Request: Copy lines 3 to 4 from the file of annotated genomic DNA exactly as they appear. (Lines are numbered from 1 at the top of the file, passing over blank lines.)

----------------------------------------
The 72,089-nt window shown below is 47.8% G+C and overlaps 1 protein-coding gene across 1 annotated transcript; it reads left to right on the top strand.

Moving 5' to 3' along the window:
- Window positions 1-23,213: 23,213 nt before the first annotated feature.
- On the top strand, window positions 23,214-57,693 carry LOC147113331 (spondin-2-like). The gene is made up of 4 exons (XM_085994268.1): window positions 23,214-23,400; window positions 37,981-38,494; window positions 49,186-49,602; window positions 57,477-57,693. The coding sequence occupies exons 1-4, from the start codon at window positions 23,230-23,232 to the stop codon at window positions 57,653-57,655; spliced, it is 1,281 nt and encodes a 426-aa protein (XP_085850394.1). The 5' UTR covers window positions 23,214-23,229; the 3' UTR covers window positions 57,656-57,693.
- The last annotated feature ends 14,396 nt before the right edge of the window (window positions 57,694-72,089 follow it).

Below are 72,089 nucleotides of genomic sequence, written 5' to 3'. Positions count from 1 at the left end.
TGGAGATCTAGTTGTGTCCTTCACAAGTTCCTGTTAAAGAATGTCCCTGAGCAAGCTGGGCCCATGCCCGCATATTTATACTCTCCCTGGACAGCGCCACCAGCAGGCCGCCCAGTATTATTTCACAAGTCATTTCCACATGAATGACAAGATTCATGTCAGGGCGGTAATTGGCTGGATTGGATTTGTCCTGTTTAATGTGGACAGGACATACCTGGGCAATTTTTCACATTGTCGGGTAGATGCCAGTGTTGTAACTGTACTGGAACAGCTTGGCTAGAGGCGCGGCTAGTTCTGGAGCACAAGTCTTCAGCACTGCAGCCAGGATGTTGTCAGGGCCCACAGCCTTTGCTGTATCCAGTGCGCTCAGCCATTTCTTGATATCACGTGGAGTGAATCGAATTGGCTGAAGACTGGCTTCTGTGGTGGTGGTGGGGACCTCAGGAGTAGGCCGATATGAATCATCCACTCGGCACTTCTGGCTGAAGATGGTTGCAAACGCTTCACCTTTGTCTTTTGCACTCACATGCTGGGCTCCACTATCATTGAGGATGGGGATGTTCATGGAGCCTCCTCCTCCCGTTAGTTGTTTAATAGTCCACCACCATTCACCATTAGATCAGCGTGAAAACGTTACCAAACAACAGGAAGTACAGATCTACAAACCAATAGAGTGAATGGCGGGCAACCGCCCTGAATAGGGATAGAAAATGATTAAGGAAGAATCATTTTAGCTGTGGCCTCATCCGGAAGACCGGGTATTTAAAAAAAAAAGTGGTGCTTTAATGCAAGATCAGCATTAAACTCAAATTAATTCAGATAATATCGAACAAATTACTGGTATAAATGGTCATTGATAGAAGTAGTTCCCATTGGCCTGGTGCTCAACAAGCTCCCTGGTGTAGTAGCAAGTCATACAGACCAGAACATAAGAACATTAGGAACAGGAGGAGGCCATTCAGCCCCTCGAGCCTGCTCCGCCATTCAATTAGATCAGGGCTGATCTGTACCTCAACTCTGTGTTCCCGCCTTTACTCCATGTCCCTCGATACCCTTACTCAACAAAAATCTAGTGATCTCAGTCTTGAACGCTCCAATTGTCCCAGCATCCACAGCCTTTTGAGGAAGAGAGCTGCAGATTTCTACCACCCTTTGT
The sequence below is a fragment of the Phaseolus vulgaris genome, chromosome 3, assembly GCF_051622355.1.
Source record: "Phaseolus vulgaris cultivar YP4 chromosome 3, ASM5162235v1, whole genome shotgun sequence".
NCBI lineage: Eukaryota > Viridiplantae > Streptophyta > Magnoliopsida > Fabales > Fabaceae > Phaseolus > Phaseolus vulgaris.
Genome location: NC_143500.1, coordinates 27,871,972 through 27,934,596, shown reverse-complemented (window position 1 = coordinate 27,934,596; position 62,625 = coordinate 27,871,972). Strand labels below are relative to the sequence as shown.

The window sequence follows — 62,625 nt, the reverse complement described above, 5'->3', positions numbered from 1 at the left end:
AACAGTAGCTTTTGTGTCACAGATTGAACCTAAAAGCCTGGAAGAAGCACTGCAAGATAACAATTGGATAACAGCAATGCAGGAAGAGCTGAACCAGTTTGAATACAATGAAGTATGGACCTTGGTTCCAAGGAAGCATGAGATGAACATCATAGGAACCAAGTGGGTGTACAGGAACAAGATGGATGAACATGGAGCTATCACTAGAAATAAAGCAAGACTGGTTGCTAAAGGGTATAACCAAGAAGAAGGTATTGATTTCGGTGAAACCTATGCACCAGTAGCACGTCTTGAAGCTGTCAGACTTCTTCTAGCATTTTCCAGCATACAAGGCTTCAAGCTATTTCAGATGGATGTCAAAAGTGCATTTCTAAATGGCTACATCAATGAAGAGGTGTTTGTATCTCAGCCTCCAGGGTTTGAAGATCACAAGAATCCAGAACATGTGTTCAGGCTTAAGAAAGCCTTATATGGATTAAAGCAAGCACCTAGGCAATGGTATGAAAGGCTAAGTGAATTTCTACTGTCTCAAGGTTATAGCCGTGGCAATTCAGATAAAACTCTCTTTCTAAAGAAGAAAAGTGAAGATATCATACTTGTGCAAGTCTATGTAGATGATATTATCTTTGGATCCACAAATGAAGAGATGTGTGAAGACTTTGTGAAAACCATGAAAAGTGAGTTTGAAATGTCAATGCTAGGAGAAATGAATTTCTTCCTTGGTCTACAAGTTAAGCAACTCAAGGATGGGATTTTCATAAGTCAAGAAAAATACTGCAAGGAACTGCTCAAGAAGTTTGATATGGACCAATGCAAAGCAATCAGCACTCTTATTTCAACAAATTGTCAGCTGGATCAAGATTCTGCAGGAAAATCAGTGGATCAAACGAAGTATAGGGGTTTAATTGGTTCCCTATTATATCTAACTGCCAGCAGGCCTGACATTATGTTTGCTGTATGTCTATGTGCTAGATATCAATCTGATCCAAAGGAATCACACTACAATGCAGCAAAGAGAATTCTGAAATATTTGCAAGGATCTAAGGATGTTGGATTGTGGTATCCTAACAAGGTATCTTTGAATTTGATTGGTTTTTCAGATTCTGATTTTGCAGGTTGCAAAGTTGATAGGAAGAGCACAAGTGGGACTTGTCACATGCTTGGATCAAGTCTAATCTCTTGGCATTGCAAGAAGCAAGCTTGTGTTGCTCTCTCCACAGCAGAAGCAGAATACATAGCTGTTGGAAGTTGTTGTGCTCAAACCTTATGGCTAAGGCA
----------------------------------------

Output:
- Window positions 1-23,213: 23,213 nt before the first annotated feature.
- On the top strand, window positions 23,214-57,693 carry LOC147113331 (spondin-2-like). The gene is made up of 4 exons (XM_085994268.1): window positions 23,214-23,400; window positions 37,981-38,494; window positions 49,186-49,602; window positions 57,477-57,693. The coding sequence occupies exons 1-4, from the start codon at window positions 23,230-23,232 to the stop codon at window positions 57,653-57,655; spliced, it is 1,281 nt and encodes a 426-aa protein (XP_085850394.1). The 5' UTR covers window positions 23,214-23,229; the 3' UTR covers window positions 57,656-57,693.